Uncertainty and fear in Thailand

May 28 2010: Smoke rises from central Bangkok after a night of violence, tears, and death. The Thai government claims success in dealing with the Red Shirt challenge while at the same time a movie theater, a mall, and several banks burn. Fear and uncertainty about the future are one of the few feelings shared by both sides of the socio-political divide.

Smoke rises from central Bangkok after a night of violence, tears, and death. The Thai government claims success in dealing with the Red Shirt challenge while at the same time a movie theatre, a mall and several banks burn. Fear and uncertainty about the future is one of the few feelings shared by both sides of the socio-political divide.

The recent political stand-off between the anti-government Red Shirts and the military and police forces surrounding them ended with the death of at least 38 civilians and an untold number of people injured. Armoured military vehicles, snipers, and live ammunition were also used to put an end to the prolonged Red Shirt protest in the commercial and shopping centre of the Thai capital. The final assault took place on the early hours of Wednesday 19 May and the main protest leaders surrendered after the barricades were breached and the human toll started to become unbearable.

It was not surprising to see how the rank and file Red Shirts vented their frustration at the overwhelming violence used against them and the arrest of their leaders by burning the symbols of central government elite control. The Stock Exchange, the Metropolitan Electricity Authority, banks, and the Central World Shopping Mall all represent different aspects of elite control in Thailand and thus were targeted by Red Shirts for looting and attack. Needless to say this was an act of desperation more important for its symbolism and meaning as a clue of what is to come.

The conflict has not been resolved and the tens of thousands of dissatisfied Red Shirts spread throughout the country have not given up the struggle. No new social consensus has arisen out of the ashes and debris is piling up in the Thai Capital. Nevertheless, one thing is clear, which is that the military and the elite consider the Red Shirt challenge sufficiently threatening to blatantly abuse the human rights of civilians in front of an attentive international community. After a renegade Major General who had switched sides to the Red Shirts was shot dead by a sniper while being interviewed by a New York Times reporter, it was clear that the elite’s cost-benefit calculus changed in favour of doing whatever was necessary to stay in power regardless of the economic or political consequences.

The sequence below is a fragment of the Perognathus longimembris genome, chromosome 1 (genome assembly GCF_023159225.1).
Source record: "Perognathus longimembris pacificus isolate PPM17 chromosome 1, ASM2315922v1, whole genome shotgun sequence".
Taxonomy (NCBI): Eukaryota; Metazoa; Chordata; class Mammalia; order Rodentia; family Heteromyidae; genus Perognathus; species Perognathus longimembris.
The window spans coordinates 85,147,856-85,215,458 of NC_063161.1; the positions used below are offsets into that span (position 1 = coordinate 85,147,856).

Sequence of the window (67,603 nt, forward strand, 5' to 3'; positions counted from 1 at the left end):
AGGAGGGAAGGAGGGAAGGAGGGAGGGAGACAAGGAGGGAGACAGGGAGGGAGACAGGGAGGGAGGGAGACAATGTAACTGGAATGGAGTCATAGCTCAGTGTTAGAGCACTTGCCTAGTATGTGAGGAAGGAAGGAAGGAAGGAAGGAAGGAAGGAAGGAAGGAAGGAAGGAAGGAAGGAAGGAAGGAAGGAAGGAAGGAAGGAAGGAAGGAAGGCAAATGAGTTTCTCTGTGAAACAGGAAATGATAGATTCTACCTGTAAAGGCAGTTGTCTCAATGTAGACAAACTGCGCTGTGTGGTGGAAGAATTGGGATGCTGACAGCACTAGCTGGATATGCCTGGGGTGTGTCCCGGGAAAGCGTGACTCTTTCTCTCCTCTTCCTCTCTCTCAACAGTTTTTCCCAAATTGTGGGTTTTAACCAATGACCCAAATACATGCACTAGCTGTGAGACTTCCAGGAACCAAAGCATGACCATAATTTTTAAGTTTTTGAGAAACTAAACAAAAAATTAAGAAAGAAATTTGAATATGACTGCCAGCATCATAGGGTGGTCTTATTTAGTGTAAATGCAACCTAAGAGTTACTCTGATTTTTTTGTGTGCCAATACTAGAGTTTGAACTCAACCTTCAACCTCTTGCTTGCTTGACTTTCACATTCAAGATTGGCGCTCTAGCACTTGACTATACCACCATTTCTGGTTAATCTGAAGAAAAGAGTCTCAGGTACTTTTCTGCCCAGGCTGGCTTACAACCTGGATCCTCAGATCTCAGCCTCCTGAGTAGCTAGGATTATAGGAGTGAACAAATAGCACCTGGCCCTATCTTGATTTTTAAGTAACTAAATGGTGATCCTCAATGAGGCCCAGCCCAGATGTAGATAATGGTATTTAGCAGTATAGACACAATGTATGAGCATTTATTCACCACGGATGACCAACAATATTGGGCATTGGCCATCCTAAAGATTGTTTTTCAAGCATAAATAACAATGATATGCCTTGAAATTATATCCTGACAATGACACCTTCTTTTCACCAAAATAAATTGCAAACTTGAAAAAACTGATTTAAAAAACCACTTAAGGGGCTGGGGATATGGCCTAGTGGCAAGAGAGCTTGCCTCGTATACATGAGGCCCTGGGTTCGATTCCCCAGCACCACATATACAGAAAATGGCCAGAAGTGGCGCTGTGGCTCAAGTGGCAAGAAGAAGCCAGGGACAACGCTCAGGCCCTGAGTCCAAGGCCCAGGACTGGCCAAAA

Now that the government has imposed a curfew in the capital, the world and the Thai people ask themselves what is going to happen now? Is this a return to normalcy and relative stability or just the calm before the storm? Were the Red Shirts just a cursory phenomenon orchestrated and financed by selfish exiled politicians and disaffected leftist intellectuals? Those are just some of the questions that need to be answered before the Thai people can go on with their lives. A simple answer is that instability is here to stay and that negotiation with the Red Shirts will become considerably more difficult now that this level of violence has been used against them. Regarding the true nature of the Red Shirts, the answer lies in the sacrifices made by thousands of unarmed civilians facing tear gas, rubber bullets and live ammunition in an alien environment with no guarantees of success. Even if financial support is provided by Dr Shinawatra, and the leadership is influenced by leftist intellectuals, the sacrifices made by the people are very real and their grievances are quite specific. They want help from the government in dealing with their basic needs. Will this lead to civil war? A civil war is unlikely; the most likely scenario is low intensity violence throughout the country. The instability in the Deep South and the constant violence there should serve as a preview of what is to come. Protests will continue in other parts of the country, and violence will become more common.

Sadly the average Thai, including the middle class in Bangkok, will suffer from the decisions of the government and the elite it represents. Taking the sky train to work will never again feel as safe as it did before. A parked taxi in front of a building will become an object of suspicion and apprehension. The economy will take a long time to recover and the image of the country as the ‘land of smiles’ is irreparably shattered in the eyes of the world. Finally, the greatest source of uncertainty for the entire country is the end of the common Thai worldview myth. The cleavage is obvious, and the myth of the monolithic ‘nation’ is over, and the legitimacy of those in power is in question.

The elite should learn from the recent history of Nepal and consider a peaceful transition leading to a new social consensus rather than risking greater violence and loss of legitimacy. Let us hope that the government will attempt to negotiate with the Red Shirts on mid and long-term goals so as to avoid the worst of what is to come…

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